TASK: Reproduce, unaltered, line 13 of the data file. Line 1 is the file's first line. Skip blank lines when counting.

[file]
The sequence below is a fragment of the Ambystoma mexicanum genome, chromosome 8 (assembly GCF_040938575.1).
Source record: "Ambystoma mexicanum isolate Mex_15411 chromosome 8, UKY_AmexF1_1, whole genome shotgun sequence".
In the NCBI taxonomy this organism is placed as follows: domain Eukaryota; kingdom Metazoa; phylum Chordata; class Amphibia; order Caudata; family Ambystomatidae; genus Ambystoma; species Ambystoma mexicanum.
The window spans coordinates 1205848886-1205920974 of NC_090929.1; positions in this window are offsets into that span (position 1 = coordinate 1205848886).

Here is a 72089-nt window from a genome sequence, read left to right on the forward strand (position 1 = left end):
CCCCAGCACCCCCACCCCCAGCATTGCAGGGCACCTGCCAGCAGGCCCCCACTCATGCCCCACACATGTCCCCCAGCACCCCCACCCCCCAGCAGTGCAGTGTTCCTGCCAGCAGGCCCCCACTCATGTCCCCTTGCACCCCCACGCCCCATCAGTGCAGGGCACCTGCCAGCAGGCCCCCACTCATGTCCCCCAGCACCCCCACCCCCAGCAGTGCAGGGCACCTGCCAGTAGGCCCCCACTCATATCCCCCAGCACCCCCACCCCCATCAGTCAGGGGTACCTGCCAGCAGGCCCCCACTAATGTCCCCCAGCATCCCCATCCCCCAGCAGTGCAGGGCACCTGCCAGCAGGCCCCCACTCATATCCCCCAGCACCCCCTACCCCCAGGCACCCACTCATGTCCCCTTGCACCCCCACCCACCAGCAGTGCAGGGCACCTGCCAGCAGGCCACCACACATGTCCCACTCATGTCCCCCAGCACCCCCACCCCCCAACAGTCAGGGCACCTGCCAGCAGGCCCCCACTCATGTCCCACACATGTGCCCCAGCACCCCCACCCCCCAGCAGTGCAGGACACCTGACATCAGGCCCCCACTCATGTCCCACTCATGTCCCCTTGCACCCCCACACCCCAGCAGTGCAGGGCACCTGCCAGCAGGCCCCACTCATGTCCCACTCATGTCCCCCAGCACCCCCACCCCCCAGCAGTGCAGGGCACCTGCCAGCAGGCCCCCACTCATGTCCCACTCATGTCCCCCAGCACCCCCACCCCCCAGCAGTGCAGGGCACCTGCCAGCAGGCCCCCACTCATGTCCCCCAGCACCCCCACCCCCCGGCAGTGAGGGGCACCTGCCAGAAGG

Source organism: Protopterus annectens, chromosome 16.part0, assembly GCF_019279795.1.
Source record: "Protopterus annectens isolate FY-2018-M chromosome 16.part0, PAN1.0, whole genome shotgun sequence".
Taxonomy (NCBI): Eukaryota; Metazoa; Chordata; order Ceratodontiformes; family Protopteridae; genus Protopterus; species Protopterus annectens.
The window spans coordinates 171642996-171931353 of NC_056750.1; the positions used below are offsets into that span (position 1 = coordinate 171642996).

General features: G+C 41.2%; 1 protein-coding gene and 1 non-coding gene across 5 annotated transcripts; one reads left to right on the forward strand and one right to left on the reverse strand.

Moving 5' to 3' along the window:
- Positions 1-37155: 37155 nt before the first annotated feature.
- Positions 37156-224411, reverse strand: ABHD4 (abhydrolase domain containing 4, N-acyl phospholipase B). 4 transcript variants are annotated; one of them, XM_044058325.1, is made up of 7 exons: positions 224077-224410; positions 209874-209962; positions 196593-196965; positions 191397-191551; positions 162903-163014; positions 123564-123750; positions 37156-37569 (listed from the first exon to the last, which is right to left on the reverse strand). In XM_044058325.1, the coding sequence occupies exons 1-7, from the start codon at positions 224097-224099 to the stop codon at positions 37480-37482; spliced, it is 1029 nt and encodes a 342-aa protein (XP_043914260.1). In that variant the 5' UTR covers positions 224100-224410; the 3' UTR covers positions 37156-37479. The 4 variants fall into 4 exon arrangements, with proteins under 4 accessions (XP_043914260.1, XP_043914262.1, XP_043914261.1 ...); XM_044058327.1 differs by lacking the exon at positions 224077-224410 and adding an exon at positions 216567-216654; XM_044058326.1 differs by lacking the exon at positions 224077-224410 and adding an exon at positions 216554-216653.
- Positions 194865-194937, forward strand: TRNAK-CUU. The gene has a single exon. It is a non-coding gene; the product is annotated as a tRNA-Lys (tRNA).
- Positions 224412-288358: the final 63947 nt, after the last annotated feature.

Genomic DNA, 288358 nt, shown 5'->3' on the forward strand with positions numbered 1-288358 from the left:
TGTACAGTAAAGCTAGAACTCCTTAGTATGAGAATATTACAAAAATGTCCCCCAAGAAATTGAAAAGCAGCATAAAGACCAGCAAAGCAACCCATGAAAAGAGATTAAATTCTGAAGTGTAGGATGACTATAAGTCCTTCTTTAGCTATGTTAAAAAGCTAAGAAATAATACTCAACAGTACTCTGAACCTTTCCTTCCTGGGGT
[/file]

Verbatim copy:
- Positions 1-37155: 37155 nt before the first annotated feature.